…nope. Updated for Cataclysm, and also doing away with the Horde bashing and Human trumpeting. I guess Cataclysm was good for something after all!

The experience is very familiar, yet also very different. A Paladin starts with precisely zero melee abilities, having only the Seal of Righteousness buff to apply before you auto-attack with a hammer. Everything feels slightly slower and slightly more challenging, though I think respawn rates have been upped – maybe just for the test? Start zones have aggressive mobs again, and it feels like you have to put more thought into your play. Much of this is simply due to the overpowered nature of Live now we have heirlooms and streamlined levelling, but there’s also a sense of delight at a world which is a bit rough around the edges and a bit more dangerous.

I didn’t play long, partly because the characters will be wiped, but mainly because I started to get the thrill of the new, strange as that may sound. Despite incredibly familiarity with Mulgore and the Tauren starter areas, it felt like I was doing it for the first time. Things seem more like work, more like you have to earn your quests and loot and upgrades and skills. Looting a grey drop and equipping it because it’s better. Having to read the quests to find directions, and understand and learn the map as a result. Dealing with mobs dying slowly, and being cautious on pulls. Knowing that getting through a zone, or a dungeon, or even a quest, is going to take concentration and effort.

It felt like there was a real journey ahead, and one which would take time. It will be fascinating to see if the glow wears off once it launches, but for now I’m excited.

I jumped onto Live shortly after, and attempted the Nazjatar dailies, and the comparison was stark. Even though they’ve made the zone hard – I died a few times – it doesn’t feel like it’s hard because you’re learning, it feels hard because that means it will take longer, and because the map is frustratingly difficult to navigate.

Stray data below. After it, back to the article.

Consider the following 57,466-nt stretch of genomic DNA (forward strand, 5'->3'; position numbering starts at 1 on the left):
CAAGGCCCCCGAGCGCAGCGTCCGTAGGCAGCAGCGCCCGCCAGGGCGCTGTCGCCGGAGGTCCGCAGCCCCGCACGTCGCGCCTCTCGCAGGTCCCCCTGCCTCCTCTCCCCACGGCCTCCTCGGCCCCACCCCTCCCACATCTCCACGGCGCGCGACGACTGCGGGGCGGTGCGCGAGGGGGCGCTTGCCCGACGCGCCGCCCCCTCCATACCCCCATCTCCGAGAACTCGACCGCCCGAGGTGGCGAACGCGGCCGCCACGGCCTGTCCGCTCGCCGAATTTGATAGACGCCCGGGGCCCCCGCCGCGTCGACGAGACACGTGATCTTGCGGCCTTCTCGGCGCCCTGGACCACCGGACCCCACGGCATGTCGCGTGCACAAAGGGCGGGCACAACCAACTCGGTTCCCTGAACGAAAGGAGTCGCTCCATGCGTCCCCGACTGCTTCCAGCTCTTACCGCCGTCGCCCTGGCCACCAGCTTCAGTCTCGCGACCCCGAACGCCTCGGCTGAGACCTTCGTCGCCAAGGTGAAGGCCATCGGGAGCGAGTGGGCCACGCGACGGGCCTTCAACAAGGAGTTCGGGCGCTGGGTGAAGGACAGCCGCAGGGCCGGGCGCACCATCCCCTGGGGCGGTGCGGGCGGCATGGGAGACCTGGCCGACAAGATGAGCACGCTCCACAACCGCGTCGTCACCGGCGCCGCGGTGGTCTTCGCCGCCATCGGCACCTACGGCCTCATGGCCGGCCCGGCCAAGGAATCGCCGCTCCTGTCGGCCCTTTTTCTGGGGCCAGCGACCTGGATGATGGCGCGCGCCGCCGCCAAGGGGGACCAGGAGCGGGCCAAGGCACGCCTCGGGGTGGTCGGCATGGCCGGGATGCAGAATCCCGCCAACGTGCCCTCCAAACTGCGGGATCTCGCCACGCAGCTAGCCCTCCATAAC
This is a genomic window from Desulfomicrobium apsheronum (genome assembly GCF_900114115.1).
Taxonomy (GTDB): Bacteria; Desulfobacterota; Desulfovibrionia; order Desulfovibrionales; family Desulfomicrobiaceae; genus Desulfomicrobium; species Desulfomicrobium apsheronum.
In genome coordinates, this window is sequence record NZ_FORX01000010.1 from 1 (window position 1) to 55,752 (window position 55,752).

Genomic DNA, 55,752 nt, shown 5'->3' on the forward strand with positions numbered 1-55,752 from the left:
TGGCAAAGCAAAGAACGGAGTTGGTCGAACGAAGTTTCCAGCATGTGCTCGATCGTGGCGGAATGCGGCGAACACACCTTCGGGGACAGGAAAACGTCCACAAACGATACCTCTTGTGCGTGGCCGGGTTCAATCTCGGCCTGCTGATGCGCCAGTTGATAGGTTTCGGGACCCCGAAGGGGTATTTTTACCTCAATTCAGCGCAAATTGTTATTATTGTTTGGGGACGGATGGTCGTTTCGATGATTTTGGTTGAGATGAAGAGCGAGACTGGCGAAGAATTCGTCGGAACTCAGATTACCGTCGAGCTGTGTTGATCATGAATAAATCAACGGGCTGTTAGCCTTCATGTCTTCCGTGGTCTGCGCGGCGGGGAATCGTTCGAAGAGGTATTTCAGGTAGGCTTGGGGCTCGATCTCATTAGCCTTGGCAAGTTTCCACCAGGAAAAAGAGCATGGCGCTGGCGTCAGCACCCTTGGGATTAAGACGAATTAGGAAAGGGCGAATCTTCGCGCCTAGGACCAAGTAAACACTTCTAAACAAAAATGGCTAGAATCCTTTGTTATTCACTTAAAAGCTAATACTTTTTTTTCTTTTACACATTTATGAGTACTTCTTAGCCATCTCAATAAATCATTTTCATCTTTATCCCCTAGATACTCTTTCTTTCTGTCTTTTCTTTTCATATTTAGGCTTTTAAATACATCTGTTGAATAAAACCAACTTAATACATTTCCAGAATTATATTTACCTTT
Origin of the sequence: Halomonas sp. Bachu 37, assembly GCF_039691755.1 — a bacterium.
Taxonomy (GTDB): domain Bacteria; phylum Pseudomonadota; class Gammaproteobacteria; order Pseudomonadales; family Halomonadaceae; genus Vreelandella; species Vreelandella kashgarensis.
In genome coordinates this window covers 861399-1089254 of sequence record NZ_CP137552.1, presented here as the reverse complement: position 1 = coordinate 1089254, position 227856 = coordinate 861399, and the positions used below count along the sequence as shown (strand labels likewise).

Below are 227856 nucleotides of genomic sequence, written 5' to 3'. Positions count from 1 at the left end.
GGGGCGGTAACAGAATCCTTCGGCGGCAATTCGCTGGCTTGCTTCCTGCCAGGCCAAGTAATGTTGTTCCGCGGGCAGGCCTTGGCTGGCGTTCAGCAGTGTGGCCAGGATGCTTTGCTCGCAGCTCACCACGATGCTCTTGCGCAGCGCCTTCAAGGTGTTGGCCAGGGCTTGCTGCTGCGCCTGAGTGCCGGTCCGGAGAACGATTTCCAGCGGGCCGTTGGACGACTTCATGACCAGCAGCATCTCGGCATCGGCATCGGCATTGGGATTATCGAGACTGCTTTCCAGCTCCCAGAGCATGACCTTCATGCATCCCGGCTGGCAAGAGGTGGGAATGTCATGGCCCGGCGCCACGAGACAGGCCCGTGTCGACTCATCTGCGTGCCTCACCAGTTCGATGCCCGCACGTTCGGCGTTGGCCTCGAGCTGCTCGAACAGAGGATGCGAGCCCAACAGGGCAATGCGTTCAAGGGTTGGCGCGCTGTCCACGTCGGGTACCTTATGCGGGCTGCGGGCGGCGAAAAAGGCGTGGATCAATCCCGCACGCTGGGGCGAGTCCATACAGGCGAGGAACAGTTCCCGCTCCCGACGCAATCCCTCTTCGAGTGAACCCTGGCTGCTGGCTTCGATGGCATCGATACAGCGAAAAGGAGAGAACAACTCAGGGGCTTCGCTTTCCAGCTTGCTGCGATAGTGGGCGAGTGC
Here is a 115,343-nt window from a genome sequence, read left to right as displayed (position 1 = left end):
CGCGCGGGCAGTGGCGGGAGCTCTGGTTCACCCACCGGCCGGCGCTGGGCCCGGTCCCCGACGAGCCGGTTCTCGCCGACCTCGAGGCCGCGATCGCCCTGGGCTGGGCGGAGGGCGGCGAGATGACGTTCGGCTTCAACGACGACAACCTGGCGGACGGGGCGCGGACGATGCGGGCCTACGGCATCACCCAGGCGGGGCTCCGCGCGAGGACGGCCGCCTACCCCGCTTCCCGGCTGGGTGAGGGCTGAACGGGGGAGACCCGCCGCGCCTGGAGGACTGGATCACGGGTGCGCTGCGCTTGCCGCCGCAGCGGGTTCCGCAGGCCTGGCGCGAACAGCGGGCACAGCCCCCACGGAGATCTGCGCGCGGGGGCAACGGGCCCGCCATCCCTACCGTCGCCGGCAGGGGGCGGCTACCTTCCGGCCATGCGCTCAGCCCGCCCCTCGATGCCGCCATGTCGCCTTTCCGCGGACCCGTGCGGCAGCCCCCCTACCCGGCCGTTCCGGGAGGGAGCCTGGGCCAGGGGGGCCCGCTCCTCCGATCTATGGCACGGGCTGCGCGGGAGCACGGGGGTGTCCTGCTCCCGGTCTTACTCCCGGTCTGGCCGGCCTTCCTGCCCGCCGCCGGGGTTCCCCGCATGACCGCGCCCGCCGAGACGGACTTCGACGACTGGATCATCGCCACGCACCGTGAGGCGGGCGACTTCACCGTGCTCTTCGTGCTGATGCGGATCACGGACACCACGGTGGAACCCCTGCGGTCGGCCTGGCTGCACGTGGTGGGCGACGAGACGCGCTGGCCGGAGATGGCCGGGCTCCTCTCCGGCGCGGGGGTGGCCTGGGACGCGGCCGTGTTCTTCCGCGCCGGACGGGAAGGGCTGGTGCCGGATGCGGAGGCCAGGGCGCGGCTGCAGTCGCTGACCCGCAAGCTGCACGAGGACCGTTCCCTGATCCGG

Earning flying almost seems not worth it, and disappointingly punitive with the two new factions you have to advance – as Grimmtooth says, it feels like a slog rather than fun gameplay. I was looking forward to working to the flight unlock, but I think I’m starting to agree with Kaylriene’s theory on the curse of the x.2 patch:

I’d like to talk about what I’ve taken to calling the “ChoreCraft” effect – the point where playing the game distils down to a set of chores you have to do in order to enjoy the game … Since Pathfinder was introduced, no matter how good the underlying content is – no matter how artful the zones, beautiful the music, fun the raid and/or dungeon – it always will have the stink of being the place you go to do the chores.

I think Pathfinder should probably just be a single part, followed by a token quest chain unlock when the patch that enables flying drops. That would be far more satisfying, and allow the design of the new zones to focus on flying and fun instead of repetition and delay.

Despite all this I still like the idea of being land-locked for the first period of an expansion, but delaying it now via rep grinds is just busy work. It’s a worry for Blizzard when the initial narrative for a point release is that it’s annoying. There is some hope I guess as people seem to enjoy Mechagon, but there’s no avoiding Nazjatar.